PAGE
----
For many men, feelings of inadequacy in the role of protector and provider can translate into frustration and anger, which may not be managed appropriately. Men who are under- or unemployed may feel powerless within the family. Child maltreatment can at times be a way of "getting even" with a partner whom the man sees as more powerful within the relationship. Furthermore, fathers who feel inadequate in their role as provider and protector may feel inadequate to step in and to help to prevent further maltreatment. This is why it is particularly important to explore this role in the case planning process.
Fathers also are still expected to provide protection in addition to providing for their family financially. From child-proofing a home when the child is very young to making sure their children are not threatened by other children or adults, fathers play an important role in making sure their children are safe. This is particularly important in communities that experience high rates of violence and crime. In fact, research clearly suggests that fathers in disadvantaged communities play a critical role in monitoring and controlling their own children, and even others' children, and that such communities suffer when there are few fathers able to play this protective role.60
Fathers also can protect their children by monitoring their social environment. Research indicates that children benefit when their parents know their friends and the parents of their friends.61 Fathers can use this "intergenerational closure," as social scientists call it, to keep track of their children's whereabouts and activities and to collaborate with other parents in making sure that their children are behaving in ways they approve. Fathers also should pay close attention to the type of peers with whom their children are spending time. If they determine that their children's peers are engaged in unethical, dangerous, or unlawful activities, they need to minimize their children's contact with these other children.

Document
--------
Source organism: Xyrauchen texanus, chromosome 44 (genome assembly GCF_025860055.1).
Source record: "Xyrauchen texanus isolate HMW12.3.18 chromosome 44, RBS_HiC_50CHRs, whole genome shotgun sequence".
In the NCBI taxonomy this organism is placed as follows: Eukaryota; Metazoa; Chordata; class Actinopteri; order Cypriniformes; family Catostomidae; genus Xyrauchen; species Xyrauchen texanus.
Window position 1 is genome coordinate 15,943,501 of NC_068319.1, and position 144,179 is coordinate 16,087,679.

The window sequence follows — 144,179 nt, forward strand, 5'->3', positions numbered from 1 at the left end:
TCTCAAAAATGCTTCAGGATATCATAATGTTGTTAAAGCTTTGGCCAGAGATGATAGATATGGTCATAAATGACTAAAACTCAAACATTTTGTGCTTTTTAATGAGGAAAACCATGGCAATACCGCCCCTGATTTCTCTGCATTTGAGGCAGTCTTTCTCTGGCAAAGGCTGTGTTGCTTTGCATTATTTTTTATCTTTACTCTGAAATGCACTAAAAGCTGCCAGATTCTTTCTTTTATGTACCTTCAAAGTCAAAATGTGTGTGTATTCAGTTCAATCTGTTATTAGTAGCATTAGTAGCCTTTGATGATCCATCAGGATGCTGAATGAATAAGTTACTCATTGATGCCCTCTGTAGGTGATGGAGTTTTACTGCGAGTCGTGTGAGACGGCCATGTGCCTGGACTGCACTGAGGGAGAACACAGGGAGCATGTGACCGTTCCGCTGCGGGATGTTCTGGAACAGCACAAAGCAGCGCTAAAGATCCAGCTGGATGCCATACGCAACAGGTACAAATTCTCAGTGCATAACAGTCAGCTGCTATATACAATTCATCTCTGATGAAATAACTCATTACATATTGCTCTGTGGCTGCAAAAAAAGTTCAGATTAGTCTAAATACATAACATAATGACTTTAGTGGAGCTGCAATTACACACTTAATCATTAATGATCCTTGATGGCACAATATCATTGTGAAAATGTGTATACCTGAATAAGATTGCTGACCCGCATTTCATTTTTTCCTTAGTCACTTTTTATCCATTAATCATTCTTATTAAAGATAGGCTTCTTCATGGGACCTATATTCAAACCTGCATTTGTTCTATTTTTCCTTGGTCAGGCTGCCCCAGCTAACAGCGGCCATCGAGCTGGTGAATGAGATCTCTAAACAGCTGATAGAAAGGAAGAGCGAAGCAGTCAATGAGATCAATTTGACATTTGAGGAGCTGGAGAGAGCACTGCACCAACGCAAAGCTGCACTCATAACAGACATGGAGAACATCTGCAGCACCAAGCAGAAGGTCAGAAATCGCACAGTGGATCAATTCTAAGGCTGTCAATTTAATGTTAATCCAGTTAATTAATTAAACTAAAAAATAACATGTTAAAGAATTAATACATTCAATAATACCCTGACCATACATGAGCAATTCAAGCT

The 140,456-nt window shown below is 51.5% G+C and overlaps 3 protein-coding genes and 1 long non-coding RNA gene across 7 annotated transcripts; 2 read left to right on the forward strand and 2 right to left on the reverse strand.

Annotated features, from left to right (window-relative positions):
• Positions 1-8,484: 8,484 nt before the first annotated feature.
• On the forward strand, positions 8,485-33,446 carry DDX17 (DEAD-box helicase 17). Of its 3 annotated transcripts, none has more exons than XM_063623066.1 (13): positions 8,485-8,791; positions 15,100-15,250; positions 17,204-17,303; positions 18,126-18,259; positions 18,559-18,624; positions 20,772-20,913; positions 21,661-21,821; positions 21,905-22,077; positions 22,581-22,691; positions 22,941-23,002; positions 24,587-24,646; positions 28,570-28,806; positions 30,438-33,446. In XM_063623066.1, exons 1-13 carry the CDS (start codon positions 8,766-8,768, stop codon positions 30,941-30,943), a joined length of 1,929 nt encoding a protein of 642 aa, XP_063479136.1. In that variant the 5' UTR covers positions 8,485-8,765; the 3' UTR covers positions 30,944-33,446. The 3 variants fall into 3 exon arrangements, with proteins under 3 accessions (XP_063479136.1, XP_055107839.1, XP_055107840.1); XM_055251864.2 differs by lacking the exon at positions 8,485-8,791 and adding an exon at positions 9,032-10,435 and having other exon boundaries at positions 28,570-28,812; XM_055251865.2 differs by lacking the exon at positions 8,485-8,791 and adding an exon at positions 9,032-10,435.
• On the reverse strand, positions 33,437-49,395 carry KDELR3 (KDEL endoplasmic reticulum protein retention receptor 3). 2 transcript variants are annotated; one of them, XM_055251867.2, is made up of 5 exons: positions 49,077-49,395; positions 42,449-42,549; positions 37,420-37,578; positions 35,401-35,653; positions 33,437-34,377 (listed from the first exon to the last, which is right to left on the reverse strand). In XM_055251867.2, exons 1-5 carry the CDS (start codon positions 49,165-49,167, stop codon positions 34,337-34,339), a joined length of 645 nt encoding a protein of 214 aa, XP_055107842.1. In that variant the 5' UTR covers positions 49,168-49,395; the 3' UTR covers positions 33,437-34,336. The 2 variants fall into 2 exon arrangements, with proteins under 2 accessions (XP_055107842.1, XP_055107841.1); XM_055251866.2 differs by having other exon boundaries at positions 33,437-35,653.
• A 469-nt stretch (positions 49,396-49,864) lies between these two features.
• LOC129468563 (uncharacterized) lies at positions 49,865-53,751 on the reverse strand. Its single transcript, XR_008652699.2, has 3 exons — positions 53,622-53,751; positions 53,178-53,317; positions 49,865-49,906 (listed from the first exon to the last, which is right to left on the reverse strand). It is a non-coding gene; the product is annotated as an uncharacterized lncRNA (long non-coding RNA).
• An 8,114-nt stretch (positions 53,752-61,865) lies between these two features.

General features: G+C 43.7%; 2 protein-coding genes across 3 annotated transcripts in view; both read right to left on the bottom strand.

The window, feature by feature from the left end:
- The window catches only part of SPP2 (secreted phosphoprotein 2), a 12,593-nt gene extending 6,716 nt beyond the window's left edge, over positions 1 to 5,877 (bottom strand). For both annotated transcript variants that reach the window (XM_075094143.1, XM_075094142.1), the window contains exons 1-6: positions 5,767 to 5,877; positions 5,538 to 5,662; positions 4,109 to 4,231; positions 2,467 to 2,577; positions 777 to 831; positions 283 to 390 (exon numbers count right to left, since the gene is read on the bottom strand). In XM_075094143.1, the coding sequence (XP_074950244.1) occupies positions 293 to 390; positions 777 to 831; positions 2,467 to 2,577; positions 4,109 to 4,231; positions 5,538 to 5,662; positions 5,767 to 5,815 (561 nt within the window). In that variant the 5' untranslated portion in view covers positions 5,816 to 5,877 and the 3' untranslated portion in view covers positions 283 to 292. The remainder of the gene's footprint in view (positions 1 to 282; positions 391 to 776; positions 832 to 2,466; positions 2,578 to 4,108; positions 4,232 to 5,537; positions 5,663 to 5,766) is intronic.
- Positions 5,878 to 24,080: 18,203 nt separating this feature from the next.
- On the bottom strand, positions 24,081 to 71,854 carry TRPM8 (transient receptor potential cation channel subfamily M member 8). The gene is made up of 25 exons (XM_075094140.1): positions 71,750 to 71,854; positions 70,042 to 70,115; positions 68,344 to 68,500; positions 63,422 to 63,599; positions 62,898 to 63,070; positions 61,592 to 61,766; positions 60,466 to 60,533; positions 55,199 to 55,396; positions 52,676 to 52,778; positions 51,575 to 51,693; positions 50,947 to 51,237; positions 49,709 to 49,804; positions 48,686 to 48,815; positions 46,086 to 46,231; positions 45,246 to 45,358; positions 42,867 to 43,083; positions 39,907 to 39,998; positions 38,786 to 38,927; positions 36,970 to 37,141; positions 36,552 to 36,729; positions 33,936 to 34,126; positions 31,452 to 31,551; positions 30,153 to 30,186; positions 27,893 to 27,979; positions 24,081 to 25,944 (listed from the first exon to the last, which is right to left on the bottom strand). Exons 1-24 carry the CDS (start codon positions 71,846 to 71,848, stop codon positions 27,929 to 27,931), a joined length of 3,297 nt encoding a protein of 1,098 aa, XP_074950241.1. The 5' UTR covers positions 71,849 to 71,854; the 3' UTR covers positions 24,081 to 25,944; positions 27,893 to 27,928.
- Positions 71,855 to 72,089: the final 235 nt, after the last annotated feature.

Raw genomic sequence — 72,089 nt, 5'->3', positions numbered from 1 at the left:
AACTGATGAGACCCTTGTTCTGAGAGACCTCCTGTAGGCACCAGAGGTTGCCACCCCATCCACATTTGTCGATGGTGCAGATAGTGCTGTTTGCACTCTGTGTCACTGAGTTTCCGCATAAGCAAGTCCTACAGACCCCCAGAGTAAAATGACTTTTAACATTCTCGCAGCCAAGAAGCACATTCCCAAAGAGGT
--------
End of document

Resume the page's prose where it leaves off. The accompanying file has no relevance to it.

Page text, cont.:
4.7 Being a Role Model
While the direct relationship a father has with his child is of paramount value, fathers also exercise a strong influence on their children through the type of life they live in and outside the home. In the wake of child maltreatment, it is very important that the father examine what sort of role model he is presenting to his children. Of course, if he is the perpetrator of the maltreatment, the answer is that he is providing a very poor role model. Yet it is not solely the question of the maltreatment—how else is the father communicating to the child what kind of life he leads?
If the father is not the perpetrator, it is still very important for him to look at what kind of role model he is portraying. The victim of the maltreatment and all other children in the home will be confused and fearful about his own place in the family following one or more instances of maltreatment. Children will look to the adults in the household for emotional sustenance, including how to respond and behave moving forward. It is at such times of familial stress that the role model provided by the father is of the utmost importance.